My Book Review: The Most Excellent Way To Lead by Perry Noble
“The Most Excellent Way to Lead” by Perry Noble starts with a scripture commonly read at weddings and uses it as a blueprint for great leadership. Examining the context surrounding Paul’s letter to the church in Corinth, Noble asserts that 1 Corinthians 13 is an example of how leaders in all walks of life are called to lead. Noble’s sincere, heart-felt and humorous stories surrounding leadership, combined with his examples of leaders found in scripture, offer practical advice for any leader. Noble shatters the stereotype often found in leadership books, where the best leaders are only found running major corporations. Although this book would be of great benefit to leaders in business, it is also a great tool for anyone called to lead, whether in their household, school, workplace, or house of worship.
Noble takes each adjective used to describe love in 1 Corinthians 13 and spends a chapter describing the importance of each in leadership. He uses examples from his own life and from leaders in scripture which exemplify or illustrate struggles with each area as it pertains to leadership. I appreciated the summary statements and discussion questions provided at the end of each chapter.
One of the refreshing aspects of this book is how Noble shares authentic moments from his own life, both when he has succeeded and where he has learned some tough lessons, showing how every experience in life is an opportunity to learn and grow.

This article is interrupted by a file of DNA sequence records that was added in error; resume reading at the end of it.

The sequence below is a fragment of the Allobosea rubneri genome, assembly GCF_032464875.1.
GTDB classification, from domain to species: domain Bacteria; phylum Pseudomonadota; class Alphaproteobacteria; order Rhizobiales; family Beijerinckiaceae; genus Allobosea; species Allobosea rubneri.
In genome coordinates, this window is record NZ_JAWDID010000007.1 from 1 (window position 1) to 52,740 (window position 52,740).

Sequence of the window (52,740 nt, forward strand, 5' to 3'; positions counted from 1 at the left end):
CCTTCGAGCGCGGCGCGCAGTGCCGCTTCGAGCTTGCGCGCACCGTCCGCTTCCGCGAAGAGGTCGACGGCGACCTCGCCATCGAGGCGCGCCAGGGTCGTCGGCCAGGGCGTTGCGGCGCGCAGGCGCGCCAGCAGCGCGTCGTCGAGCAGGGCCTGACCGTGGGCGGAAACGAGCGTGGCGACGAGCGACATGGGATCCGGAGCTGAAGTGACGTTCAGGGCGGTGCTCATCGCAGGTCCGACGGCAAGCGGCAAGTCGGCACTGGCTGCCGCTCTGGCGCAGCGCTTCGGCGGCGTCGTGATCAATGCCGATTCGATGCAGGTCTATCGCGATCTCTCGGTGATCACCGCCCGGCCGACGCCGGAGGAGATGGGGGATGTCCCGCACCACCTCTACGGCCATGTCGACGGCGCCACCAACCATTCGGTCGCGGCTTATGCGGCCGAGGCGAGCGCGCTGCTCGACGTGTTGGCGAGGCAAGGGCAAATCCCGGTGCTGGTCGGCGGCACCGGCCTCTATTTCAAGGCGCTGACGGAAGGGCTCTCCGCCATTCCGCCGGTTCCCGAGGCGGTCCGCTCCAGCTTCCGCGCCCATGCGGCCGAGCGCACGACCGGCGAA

Some advice which helped shape my view of leadership was found on page 7: “…love is more important than casting great vision, being extremely intelligent, or even working hard for a cause. The way we look at other people is important—and when we see them through the lens of love, our capacity to lead significantly increases.”
In leadership and in life, I find Noble’s advice on listening to coaches and not critics very helpful. Noble tackles the problem we face by living in a world of technology where great numbers of people can share their opinions of us in an instant. Noble notes: “Don’t allow the voices of those who know you the least to shape you the most. (129)” Practical advice such as this can be found throughout the book.
I chose to give this book five stars on Amazon because it challenges readers to view leadership differently. Each chapter serves as an opportunity to work to develop your character and create accountability toward those you serve. I would recommend this book highly to all who are called to lead in any capacity.
[FCC Compliance: Tyndale House Publishers provided a complimentary copy of this book for the purpose of this review]